The study1 into vegetarian and non-vegetarian eating habits also revealed that vegetarians are less likely to suffer from bleeding gums, tooth loss and potential life-threatening conditions. But vegetarians suffered from more tooth decay and were less likely to visit their dentist, despite knowing the benefits of doing so.
The two most common deficiencies among long-term vegetarians are vitamin D and calcium, which can cause teeth to soften, making them more vulnerable to tooth decay.
Dr Nigel Carter, chief executive of the British Dental Health Foundation, said: ‘We know a vegetarian's diet can benefit their oral health. Fresh fruit and vegetables contain anti-oxidants, which have been proven to help prevent gum disease and reduce the risk of mouth cancer. However, they may be at higher risk of certain vitamin deficiencies that could affect oral health.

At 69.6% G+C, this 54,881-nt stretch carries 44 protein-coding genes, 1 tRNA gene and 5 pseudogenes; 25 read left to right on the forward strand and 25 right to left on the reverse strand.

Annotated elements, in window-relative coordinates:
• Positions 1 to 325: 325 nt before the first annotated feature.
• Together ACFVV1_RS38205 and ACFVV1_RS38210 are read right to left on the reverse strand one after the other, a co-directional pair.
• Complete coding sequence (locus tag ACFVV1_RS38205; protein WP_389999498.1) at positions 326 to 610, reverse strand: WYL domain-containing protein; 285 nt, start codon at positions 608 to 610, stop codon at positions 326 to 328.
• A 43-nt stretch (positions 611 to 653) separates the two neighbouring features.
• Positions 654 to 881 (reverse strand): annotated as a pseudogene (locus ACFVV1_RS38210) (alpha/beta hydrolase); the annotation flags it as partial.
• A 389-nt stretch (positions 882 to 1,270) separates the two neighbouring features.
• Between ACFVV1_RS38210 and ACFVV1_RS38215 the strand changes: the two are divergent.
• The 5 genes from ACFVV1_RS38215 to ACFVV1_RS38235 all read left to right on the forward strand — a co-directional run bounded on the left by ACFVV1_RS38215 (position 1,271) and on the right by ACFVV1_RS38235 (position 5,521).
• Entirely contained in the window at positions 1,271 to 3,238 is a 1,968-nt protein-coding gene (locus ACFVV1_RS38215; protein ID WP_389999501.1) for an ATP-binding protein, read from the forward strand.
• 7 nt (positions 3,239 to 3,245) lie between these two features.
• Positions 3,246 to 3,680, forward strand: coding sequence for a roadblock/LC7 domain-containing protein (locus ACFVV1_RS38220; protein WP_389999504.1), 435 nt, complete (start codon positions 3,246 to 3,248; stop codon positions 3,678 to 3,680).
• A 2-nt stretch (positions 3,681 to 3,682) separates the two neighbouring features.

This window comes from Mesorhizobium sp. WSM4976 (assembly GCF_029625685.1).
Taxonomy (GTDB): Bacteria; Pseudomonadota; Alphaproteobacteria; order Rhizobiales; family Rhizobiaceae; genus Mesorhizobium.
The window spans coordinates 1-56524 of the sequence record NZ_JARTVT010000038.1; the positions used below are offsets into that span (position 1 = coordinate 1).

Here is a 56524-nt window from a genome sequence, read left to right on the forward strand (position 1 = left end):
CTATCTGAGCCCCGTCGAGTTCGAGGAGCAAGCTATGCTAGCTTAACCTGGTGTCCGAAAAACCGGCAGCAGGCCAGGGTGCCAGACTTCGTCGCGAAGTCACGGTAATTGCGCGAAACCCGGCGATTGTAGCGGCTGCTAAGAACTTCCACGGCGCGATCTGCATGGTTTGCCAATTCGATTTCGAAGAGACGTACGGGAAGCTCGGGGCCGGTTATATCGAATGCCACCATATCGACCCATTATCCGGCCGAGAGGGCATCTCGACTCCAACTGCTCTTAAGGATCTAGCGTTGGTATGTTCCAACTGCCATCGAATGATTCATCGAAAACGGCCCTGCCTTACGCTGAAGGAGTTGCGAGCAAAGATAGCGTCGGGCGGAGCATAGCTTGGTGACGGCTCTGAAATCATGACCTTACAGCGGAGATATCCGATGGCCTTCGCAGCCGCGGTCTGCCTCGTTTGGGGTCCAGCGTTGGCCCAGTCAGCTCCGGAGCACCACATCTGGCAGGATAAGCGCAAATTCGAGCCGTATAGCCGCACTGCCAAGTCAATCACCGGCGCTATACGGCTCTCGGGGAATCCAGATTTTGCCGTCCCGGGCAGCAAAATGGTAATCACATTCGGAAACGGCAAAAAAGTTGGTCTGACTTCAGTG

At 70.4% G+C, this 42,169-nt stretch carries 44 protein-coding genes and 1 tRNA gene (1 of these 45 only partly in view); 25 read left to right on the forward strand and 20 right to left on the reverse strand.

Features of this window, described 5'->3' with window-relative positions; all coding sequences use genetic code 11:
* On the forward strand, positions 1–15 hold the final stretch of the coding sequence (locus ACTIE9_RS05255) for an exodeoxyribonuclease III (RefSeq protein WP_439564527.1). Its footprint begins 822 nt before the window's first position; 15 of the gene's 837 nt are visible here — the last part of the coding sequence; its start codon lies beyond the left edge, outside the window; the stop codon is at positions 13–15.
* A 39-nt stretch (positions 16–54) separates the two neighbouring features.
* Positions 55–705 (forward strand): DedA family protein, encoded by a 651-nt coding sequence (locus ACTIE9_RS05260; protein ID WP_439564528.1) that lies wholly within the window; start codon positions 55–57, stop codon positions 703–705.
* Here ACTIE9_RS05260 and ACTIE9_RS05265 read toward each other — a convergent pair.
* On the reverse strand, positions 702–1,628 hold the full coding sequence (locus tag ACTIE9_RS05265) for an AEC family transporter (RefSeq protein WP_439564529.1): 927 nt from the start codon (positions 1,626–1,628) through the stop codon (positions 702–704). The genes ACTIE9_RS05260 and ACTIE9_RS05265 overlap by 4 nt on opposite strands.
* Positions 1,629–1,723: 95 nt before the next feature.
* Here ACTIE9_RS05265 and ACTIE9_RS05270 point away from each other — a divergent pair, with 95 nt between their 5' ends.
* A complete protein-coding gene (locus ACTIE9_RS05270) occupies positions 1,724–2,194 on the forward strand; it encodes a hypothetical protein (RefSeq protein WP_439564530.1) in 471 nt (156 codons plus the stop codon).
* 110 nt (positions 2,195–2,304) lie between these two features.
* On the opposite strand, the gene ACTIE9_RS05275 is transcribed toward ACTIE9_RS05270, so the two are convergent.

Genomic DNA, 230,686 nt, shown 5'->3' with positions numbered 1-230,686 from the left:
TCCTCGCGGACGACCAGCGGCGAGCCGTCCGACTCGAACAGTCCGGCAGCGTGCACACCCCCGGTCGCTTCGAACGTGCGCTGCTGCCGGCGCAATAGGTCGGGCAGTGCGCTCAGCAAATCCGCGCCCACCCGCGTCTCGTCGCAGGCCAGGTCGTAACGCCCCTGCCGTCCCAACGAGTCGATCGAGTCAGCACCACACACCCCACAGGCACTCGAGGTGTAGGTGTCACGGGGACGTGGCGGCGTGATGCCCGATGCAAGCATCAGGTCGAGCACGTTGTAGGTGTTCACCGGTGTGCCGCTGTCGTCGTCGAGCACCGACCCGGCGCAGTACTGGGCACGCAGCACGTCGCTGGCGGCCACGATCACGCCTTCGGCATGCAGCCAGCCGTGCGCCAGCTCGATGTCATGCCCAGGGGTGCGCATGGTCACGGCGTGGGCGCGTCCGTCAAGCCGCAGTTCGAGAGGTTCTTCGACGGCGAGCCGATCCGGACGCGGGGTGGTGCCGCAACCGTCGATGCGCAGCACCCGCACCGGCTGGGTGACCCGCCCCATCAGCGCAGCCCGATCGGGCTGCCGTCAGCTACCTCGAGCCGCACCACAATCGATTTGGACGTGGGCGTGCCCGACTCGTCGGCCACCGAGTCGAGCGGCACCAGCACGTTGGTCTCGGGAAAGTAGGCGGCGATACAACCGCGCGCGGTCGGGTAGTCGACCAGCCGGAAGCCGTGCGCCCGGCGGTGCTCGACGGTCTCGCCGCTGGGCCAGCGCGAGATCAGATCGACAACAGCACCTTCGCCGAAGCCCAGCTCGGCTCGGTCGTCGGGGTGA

‘For this reason, it is important to mention if you have vegetarian or vegan lifestyle at your next check-up. A daily supplement with all the necessary vitamins and minerals is also a good idea, especially for younger vegetarians as they continue to grow and develop.’
Researchers at the Department of Conservative Dentistry, Periodontology and Preventive Dentistry at the Hannover Medical School examined 100 vegetarians and 100 non-vegetarians. Results showed vegetarians had significantly lower probing pocket depths, bleeding on probing, periodontal screening index, a better hygiene index and less mobile teeth.
(1) I Staufenbiel, K Weinspach, G Förster, W Geurtsen & H Güay, Periodontal conditions in vegetarians: a clinical study. European Journal of Clinical Nutrition doi:10.1038/ejcn.2013.101